Last week, I received a last minute call from a lawyer supportive of the CF to be at a Old Timers and Pensioner’s meeting  because the group was disbanding and wanted some place to spend their $35,000. 

I was faced with a group of retired miners who didn’t understand that as a 501c3 they could not divide the money amongst themselves.  After the legal issue was resolved, the discussion began as to where the money should go….some wanted to send it to a charity out of town. 

So…I told them a story.  I told them about my Dad working on the hill for years, how he loved this community and wanted to give something back; how he would have enjoyed being in their boots and have the opportunity to give.   I also brought up the C heiress and wouldn’t it have been wonderful if Mr. C would have started a foundation [here] years ago?

Anyway…the story telling worked its magic and the entire amount was given to the CF.

I treasure what was learned as a result of the foundation Retreat and wanted you to know how valuable your work has proven to be.

There you have it: the power of even a single story.

Community & Network Mapping


“First, we see what we have — individually, as neighbors and in this place
of ours. Second, we know that the power of what we have grows from creating new
connections and relationships among and between what we have.
Third, we know that these connections happen when we individually or
collectively act to make the connections — they don’t just happen by themselves.”
~John McKnight “Community Capacities and Community Necessities”

“Community building strategies should respond to important features of the local context, not just generic principles about being inclusive or building productive relationships… Because meaningful change requires leverage that “multiplies” the force of your strategy, a savvy scan of the local context is vital as an input. Relationships are time consuming to build and sustain, some are more important than others for accomplishing particular objectives, and strategies grounded in a realistic assessment of organized interests and patterns of influence are more likely to pay off. Beyond generic trend spotting, a variety of tools for mapping the local civic structure are available—but not yet widely or systematically used to build better civic strategies in community development.”
~ Xavier de Souza Briggs “Networks, Power, and a Dual Agenda: New Lessons and Strategies for Old Community Building Dilemmas”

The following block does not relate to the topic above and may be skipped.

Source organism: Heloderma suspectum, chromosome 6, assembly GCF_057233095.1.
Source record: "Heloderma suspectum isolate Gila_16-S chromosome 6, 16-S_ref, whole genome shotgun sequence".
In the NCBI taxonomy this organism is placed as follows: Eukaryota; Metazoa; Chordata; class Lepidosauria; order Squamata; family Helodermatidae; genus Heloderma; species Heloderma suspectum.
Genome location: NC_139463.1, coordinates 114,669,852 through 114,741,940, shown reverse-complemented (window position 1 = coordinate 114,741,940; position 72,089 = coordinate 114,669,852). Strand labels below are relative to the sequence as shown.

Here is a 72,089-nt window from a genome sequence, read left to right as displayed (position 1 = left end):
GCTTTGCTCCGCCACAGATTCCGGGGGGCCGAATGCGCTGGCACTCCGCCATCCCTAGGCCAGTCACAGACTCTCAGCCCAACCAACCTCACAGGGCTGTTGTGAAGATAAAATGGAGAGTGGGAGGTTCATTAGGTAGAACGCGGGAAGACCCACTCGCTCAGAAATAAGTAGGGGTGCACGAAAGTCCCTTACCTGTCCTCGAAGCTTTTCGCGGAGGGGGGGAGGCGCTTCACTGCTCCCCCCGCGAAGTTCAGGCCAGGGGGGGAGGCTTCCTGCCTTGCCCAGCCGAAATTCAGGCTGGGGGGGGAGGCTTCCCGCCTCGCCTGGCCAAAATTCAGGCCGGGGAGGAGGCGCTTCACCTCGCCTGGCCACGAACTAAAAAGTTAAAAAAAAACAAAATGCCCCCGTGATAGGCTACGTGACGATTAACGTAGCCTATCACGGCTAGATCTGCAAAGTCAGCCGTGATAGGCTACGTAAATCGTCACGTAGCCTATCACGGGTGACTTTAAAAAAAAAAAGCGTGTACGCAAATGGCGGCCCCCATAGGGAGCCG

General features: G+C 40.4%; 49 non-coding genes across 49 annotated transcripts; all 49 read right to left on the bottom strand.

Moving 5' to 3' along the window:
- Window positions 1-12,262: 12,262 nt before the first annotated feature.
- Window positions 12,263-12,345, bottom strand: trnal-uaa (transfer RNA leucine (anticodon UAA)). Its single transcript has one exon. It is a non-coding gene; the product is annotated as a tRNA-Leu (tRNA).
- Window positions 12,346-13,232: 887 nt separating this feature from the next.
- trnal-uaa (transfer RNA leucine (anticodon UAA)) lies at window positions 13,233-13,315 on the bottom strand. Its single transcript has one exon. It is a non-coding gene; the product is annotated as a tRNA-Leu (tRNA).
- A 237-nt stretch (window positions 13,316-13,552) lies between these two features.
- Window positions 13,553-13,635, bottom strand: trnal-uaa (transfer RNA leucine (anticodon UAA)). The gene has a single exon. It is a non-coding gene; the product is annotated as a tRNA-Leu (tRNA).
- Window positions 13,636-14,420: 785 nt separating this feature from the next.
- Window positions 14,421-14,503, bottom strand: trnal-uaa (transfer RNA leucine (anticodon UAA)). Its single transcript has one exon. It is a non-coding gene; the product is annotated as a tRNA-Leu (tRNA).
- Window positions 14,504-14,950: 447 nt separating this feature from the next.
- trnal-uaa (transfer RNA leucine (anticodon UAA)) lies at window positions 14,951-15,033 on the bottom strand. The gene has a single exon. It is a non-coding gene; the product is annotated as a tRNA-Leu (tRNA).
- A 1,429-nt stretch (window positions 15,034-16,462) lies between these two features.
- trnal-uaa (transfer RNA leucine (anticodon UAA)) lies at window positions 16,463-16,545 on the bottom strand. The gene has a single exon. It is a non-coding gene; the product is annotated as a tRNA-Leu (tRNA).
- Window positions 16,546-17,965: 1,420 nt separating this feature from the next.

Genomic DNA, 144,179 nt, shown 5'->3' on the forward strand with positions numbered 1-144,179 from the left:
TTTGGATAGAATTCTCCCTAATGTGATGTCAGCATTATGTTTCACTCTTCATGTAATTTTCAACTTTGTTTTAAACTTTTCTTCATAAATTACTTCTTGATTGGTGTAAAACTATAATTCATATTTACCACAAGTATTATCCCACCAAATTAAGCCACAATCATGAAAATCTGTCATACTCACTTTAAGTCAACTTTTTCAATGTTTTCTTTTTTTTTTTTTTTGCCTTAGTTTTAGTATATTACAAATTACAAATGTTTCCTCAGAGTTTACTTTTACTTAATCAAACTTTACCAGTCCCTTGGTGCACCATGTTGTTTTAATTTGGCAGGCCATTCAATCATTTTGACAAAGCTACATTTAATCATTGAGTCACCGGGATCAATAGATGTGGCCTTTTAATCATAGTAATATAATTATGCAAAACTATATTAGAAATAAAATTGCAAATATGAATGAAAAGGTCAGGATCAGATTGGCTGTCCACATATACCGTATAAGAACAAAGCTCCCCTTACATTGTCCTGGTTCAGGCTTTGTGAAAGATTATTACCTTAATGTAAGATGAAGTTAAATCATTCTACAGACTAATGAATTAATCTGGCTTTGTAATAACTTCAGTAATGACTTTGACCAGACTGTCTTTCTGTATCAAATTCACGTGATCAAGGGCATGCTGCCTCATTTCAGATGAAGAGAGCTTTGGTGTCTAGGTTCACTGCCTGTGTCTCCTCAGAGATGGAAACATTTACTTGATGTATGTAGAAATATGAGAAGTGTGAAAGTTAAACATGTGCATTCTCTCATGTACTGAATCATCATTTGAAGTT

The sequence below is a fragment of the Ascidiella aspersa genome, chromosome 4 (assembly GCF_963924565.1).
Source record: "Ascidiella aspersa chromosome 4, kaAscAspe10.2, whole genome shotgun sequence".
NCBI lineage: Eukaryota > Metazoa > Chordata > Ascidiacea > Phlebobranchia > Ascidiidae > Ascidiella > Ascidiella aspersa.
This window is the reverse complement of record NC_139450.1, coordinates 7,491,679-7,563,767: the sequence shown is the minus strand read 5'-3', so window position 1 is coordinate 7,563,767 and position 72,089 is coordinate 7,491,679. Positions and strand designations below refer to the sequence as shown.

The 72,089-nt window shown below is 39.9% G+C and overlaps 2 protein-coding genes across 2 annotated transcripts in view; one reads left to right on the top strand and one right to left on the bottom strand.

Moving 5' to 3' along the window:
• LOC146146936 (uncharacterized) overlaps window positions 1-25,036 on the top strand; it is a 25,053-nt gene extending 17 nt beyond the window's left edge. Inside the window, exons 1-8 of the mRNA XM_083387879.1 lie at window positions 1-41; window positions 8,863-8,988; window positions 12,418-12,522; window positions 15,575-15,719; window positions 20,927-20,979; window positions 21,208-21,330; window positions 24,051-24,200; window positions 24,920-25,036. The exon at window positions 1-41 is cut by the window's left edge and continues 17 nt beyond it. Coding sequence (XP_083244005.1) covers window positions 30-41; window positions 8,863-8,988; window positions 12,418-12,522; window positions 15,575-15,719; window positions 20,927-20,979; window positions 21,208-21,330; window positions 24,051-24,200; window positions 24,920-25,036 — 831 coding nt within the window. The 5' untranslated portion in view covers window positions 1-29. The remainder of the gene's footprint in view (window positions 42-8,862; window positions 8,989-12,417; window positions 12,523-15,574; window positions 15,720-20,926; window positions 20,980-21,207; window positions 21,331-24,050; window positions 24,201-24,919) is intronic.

“Maps are more than pieces of paper. They are the stories, conversations, lives and songs lived out in a place and are inseparable from the political and cultural contexts in which they are used”
~ Warren, 2004 qtd. in

leaf map


Last week I wrote about the need for deep listening in community-building work and how storytelling-as-process is all about listening.  In this post I explore another critical lesson: the more we do in our communities to understand who we are and how we connect with one another, the more effective our actions to build capacity, foster participation, and affect change from within. Common sense, yes? But in our excitement to bring about positive, urgently needed change, we often leap into dialogue or action and overlook the crucial ongoing foundational work that is, after all, also action. And then things can stall.  Or break down. Or leave some folks behind or out.  Or we burn out. Or we waste community potential and squander promise.

For storytelling projects to build lasting trust, to reveal community values and to help move it to action, we need to understand as much about our community as possible. For community building to be truly inclusive, truly participatory, we work together to identify the inhabitants/members/constituents, not merely by name and address, but also by affiliation and connection to others through  formal and informal groups and associations, neighborhoods and workplace.  We take another step by getting to know our connections through identity as revealed by expertise, experience and  interest.  We explore where people gather, why and when.  We discover such things as who loves to fish.  Who collects mementos of the region.  Who grew up here, left and then returned.  Who gathers at the local barber shop. Who likes to take photos. Knits. Cares about the old stone buildings in town. Caretakes the wisdom from past generations. We come to understand the vital links, both strong and weak, that tie us to one another and to this place.  And in so doing, we make it possible to work together to build a strong, healthy future for our community.